But with the latest release of the app, all the boxes are ticked:
On that last note I’ve found the estimated distances to be slightly under-reported, I’d estimate by 5%. I have a route I’ve been doing for ages and I know it’s 5km, and the watch reports 4.8km, both in Workout and Runkeeper apps.
A mistake that I think everyone will make when using the app “headless” for the first time: failing to grant the needed permissions on the iPhone.
Runkeeper opens a dialog on your phone (which is probably sitting at home) requesting permission to access the heart rate sensor the first time you run the updated app. You don’t see this until after you run is completed and you’re back home. What you do see is an empty reading for your heart rate on the watch app which makes it look like something is broken. It works fine after you grant the access.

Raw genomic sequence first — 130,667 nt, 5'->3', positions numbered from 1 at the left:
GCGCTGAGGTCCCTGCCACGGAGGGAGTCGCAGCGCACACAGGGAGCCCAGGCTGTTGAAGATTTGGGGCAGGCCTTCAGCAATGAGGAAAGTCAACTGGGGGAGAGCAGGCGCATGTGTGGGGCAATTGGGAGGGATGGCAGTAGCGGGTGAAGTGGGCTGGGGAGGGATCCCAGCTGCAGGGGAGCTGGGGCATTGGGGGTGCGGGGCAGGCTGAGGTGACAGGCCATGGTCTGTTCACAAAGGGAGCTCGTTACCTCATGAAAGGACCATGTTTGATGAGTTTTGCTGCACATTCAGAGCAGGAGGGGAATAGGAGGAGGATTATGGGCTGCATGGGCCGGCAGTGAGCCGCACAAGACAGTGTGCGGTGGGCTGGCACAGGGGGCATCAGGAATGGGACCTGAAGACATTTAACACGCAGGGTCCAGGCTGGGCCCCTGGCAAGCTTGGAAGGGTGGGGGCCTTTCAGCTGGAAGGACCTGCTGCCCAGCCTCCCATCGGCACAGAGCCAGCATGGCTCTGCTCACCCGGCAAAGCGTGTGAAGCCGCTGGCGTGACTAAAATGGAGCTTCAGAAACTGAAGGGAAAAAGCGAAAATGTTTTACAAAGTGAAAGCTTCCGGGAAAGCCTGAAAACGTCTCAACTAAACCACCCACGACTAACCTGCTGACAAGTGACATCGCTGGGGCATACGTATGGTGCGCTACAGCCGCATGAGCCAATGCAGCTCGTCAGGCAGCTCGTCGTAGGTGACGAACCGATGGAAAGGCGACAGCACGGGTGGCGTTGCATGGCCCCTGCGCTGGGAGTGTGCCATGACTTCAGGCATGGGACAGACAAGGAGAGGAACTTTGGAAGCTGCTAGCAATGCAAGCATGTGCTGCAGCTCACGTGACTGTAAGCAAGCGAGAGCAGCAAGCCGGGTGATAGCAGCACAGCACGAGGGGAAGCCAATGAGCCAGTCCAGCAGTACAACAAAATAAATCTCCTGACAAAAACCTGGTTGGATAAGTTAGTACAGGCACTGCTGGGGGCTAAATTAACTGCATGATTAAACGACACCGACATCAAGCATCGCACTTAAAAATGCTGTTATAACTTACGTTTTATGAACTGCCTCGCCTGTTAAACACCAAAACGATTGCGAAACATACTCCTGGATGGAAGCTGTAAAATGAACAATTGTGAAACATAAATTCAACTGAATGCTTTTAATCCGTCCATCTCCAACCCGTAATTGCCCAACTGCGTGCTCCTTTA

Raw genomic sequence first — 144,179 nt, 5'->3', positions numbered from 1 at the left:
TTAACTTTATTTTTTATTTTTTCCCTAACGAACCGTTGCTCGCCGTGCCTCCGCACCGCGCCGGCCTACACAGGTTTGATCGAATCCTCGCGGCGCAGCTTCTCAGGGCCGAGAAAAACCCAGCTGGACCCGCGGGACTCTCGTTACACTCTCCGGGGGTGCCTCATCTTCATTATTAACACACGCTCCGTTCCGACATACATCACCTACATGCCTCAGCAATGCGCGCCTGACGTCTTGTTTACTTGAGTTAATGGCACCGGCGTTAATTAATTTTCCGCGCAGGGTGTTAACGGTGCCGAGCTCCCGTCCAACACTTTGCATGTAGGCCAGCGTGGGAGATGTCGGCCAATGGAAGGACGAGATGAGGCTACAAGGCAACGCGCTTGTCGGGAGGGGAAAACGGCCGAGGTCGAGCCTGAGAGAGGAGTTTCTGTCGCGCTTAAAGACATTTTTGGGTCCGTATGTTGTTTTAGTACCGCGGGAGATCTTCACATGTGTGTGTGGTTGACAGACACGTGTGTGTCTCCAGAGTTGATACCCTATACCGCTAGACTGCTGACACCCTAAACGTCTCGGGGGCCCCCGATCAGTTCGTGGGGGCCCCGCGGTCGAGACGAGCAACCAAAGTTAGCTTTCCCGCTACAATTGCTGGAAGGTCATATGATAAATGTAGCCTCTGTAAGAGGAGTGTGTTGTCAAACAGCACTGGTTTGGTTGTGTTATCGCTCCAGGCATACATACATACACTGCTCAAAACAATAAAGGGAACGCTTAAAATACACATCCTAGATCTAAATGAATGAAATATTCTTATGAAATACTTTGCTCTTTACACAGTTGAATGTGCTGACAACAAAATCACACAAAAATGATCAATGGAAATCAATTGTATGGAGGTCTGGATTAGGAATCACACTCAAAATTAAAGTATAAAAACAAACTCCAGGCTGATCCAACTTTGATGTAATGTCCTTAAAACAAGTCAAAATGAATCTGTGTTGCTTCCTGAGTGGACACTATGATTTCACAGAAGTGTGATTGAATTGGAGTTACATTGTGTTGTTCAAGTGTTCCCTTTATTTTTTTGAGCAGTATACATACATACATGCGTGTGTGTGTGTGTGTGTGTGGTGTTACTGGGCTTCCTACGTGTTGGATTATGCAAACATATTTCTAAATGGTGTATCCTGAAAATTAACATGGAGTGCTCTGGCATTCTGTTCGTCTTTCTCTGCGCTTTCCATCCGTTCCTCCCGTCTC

Another strange thing is Runkeeper reports the run as “manually added” which obviously it’s not. If was funny to see this after having to manually add so many other runs. I actually went out and bought a new armband for the iPhone 6s since the previous one didn’t fit and the day it arrived, the Runkeeper update went live in the App Store. I thought they would take ages to support “headless”.
In an improvement over the Workout app, if Runkeeper on the watch detects the phone is not present, it only allows you to pause the workout, not end it, since it can’t be saved without the networking on the phone.